Learn what affects condensation on windows and how to prevent it
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For homeowners, condensation on the inside or outside of their windows can be a troubling sight, but they may not fully understand the cause or implications of it. Not only is this phenomenon unattractive, it also poses serious health risks and can damage the window over time.
If you’ve ever wondered why condensation forms on your windows or how to stop it, take a look at our answers to some of the most common questions below.
This is a common sight during spring and fall when a warm day transitions to a cooler night.
Low-e glass is designed to maintain comfortable conditions inside by reducing heat loss through the window, in some cases cutting heat transfer by 50 percent. As the glass reflects the heat energy back into the room, the temperature of the glass exterior falls, which can lead to condensation. But in this case, the presence of moisture outside actually signals that the glass is performing properly.
Condensation on the inside of a window is usually a sign of excessive humidity in the home. Due to high levels of moisture in warm air, it can often result in condensation when coming into contact with a cooler surface, such as a windowpane during winter.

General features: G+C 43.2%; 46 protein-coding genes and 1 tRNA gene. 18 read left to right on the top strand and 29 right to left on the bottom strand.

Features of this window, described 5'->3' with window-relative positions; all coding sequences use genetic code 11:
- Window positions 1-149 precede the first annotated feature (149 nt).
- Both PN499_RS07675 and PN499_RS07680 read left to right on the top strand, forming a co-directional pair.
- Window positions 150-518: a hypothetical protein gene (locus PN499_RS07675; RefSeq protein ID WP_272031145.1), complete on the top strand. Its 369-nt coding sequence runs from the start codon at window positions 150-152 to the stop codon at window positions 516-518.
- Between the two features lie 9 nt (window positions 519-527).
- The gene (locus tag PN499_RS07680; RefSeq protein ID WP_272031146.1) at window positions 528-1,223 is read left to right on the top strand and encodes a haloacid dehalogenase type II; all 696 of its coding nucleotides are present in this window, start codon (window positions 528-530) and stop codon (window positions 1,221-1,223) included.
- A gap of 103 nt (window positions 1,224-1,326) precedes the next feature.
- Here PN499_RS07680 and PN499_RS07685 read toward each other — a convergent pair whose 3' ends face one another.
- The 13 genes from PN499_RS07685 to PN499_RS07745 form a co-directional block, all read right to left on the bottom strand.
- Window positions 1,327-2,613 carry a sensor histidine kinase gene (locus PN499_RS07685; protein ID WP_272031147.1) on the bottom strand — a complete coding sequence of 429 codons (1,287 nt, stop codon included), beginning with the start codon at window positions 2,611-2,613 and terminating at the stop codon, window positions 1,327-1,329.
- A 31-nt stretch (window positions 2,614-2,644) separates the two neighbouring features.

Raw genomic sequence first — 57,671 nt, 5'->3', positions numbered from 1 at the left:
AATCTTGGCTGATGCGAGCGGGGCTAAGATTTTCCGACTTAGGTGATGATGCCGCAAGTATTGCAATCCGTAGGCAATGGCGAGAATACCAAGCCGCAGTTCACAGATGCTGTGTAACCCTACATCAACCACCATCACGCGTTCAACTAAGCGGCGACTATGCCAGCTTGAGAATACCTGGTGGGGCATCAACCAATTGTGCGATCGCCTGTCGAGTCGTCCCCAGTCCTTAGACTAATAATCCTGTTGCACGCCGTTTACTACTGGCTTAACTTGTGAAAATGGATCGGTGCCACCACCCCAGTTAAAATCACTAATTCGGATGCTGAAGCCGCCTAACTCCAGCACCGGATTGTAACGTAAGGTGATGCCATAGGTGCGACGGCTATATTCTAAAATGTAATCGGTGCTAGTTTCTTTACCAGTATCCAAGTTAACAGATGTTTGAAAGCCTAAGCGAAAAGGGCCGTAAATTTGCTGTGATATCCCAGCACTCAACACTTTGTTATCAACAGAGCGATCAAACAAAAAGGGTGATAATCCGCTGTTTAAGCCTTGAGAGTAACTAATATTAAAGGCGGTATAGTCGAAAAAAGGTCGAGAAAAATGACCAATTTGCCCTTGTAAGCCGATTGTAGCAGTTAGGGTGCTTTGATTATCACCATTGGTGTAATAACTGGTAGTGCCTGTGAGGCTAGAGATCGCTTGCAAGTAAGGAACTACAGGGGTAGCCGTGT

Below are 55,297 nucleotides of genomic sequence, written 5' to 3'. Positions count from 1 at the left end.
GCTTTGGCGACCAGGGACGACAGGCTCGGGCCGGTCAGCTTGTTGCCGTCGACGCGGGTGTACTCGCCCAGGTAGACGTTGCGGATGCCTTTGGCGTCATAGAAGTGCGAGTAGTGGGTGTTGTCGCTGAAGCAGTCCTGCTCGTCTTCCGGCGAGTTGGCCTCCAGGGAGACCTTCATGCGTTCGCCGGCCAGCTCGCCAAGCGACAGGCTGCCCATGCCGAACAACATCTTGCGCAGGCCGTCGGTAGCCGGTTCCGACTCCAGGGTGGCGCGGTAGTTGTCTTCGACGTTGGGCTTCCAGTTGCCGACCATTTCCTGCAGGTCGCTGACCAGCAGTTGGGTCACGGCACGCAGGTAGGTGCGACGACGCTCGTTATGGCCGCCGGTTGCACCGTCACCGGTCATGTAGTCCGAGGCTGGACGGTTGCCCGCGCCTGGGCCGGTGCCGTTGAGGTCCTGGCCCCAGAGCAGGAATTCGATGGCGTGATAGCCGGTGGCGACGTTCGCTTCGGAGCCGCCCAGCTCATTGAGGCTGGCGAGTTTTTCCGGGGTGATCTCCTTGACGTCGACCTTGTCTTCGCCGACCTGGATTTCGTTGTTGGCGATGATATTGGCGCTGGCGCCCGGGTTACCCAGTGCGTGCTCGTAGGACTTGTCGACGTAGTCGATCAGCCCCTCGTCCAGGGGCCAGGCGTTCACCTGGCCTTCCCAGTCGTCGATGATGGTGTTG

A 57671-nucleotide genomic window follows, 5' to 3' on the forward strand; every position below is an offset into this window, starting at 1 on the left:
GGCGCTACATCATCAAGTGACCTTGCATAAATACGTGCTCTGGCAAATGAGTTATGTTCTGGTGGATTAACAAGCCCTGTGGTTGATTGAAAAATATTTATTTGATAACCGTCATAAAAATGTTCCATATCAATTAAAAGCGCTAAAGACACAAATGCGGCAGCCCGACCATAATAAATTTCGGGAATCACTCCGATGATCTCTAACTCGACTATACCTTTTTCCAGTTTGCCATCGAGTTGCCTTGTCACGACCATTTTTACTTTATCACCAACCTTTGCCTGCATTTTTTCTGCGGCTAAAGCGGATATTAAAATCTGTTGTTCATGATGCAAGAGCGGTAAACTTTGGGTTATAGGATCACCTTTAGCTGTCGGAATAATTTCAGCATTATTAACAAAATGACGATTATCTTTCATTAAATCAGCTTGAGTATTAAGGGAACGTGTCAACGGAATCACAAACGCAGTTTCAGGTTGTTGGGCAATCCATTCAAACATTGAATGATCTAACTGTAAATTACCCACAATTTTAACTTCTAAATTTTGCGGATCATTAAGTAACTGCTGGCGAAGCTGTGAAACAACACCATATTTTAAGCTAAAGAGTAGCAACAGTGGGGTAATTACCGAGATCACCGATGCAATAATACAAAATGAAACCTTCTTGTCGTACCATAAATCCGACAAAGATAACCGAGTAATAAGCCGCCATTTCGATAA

No. Properly sealed and installed windows minimize heating and cooling loss, which is a leading cause of condensation. This reduced air leakage ensures that humid air remains inside. When condensation appears on well-insulated windows, it could mean that moist interior air has not been allowed to escape, but homeowners can take a number of steps to control this process.
You can reduce condensation on your windows by promoting airflow and reducing humidity inside your home. When the temperature outside begins to fall, you may need to take certain measures to control humidity levels inside.
Some of these measures include:
If your home’s windows are not well-insulated or haven’t been properly installed, your ability to control condensation will be limited. Over time condensation on windows can contribute to mould growth—a destructive presence hidden inside window and wall openings.
Mould is increasingly being linked to child asthma, as well as increases in general respiratory illness, allergies and outbreaks of fungal disease.